Beating the blaze: A year after the Silver Creek Fire
A year after the Silver Creek Fire engulfed more than 20,000 acres near Steamboat, heavy snowpack and frequent moistures have lowered the area's risk for large blazes. But as the vegetation dries, firefighters brace for battle.
STEAMBOAT SPRINGS — Friday marked one year since the Silver Creek Fire sparked northwest of Kremmling in Routt National Forest and burned more than 20,120 acres, according to data from the Rocky Mountain Incident Coordination Center.
The blaze, which lasted until October, caused multiple communities and hundreds of people in Grand and Routt counties to evacuate their homes. It also closed thousands of acres of public land, including the areas west of U.S. Highway 40 and north of Colorado Highway 134 managed by the U.S. Bureau of Land Management, as well as the Sarvis Creek Wilderness Area.
The Silver Creek Fire was just one among 229 that burned in Northwest Colorado last year, one of the worst and most expensive fire seasons on record. Flames consumed a total of more than 108,000 across Routt, Moffat, Rio Blanco, Jackson and Grand counties — nearly double the acreage from 2017 and more than any fire season in the past 20 years.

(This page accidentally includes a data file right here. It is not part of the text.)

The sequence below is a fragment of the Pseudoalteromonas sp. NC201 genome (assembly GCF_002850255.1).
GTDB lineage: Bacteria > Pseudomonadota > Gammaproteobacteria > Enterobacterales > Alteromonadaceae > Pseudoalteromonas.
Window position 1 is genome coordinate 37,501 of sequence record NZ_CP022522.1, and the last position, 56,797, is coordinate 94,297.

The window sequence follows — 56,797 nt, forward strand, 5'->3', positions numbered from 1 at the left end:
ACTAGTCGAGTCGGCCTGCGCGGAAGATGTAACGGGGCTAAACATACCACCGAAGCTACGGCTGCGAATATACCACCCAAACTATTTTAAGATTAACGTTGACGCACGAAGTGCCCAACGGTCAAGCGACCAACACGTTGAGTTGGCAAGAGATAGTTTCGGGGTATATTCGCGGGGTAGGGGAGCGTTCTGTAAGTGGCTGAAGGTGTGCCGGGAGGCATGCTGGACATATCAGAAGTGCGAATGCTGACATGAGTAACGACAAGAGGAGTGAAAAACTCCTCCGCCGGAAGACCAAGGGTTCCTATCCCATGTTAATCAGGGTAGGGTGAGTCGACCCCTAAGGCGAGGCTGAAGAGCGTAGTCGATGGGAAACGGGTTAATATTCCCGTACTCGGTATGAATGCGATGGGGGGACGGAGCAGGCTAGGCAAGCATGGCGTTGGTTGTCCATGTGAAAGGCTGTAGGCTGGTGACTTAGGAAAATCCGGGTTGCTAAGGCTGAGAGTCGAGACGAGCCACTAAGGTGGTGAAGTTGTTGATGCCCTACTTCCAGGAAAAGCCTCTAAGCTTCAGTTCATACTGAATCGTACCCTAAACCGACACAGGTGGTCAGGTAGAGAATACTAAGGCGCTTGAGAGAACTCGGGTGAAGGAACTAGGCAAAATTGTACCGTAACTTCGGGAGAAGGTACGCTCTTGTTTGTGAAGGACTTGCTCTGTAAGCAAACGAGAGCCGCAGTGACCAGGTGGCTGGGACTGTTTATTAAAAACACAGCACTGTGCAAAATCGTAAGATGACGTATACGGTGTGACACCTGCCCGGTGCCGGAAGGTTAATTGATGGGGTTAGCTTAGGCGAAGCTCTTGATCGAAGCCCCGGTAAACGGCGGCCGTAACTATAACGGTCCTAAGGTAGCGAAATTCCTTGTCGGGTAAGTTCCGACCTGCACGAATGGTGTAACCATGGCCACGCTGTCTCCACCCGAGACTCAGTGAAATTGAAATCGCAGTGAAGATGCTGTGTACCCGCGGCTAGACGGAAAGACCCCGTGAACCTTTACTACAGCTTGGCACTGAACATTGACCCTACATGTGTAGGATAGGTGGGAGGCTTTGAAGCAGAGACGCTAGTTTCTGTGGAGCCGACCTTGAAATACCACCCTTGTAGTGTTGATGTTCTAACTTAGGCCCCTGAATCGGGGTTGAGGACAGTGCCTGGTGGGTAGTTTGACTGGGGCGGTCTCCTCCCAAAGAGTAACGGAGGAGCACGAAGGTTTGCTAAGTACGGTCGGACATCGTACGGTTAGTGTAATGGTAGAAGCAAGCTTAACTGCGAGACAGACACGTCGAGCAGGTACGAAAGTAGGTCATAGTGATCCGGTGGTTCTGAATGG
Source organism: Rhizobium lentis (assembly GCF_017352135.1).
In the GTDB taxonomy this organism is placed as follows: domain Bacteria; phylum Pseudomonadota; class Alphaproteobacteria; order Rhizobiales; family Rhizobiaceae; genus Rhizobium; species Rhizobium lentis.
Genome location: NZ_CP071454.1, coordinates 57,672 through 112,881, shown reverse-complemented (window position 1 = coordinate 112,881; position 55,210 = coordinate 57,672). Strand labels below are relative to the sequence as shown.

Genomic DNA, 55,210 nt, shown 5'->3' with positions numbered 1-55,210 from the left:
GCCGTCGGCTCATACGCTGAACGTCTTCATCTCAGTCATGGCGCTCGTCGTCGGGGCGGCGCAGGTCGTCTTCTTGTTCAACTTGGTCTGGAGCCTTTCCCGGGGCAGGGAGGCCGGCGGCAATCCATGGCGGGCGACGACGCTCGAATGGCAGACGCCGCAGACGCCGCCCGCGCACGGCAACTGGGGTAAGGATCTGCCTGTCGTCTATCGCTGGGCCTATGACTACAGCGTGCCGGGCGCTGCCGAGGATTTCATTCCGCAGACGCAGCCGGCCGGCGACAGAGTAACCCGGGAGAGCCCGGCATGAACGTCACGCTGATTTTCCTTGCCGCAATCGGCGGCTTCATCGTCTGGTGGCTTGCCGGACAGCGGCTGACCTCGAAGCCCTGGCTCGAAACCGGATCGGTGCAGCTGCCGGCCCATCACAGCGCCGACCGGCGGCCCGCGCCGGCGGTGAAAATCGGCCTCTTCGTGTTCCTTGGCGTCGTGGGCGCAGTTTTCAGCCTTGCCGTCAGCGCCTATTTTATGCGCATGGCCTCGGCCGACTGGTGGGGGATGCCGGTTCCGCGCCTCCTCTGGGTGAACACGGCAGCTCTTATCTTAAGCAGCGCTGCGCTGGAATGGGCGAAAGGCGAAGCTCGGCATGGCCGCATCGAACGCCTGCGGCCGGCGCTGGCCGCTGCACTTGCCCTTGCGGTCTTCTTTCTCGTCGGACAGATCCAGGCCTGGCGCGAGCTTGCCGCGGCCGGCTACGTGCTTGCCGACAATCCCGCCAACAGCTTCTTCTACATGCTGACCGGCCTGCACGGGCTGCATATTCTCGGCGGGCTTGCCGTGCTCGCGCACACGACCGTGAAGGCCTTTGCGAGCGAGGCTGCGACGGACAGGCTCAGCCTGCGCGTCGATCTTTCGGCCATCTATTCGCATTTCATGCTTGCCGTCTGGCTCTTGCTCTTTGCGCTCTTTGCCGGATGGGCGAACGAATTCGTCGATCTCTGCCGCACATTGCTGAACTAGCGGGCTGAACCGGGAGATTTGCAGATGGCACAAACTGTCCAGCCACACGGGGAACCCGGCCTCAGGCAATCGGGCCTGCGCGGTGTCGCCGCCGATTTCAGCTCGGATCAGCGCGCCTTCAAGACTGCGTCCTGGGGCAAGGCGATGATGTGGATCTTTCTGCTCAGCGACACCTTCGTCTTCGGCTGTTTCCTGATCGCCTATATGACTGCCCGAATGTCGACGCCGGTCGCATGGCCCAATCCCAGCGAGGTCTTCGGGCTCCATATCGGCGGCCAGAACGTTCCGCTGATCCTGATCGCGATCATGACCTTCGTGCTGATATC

Fire forecasters anticipate a much milder fire season this summer, but a wet winter and spring has proliferated vegetation in and around Steamboat. As temperatures rise, and if a drying trend sets in, that vegetation could turn into a tinderbox.
Remembering last year’s fire season
While the Silver Creek Fire did not destroy any homes or structures in Routt County — most of it occurred in wilderness areas, and firefighters allowed the flames to burn out on their own within containment areas — local emergency personnel prepared for the worst last summer.
“We had some measure in place that if the fire crossed certain lines, we would take action,” said David “Mo” Demorat, the county’s emergency management director.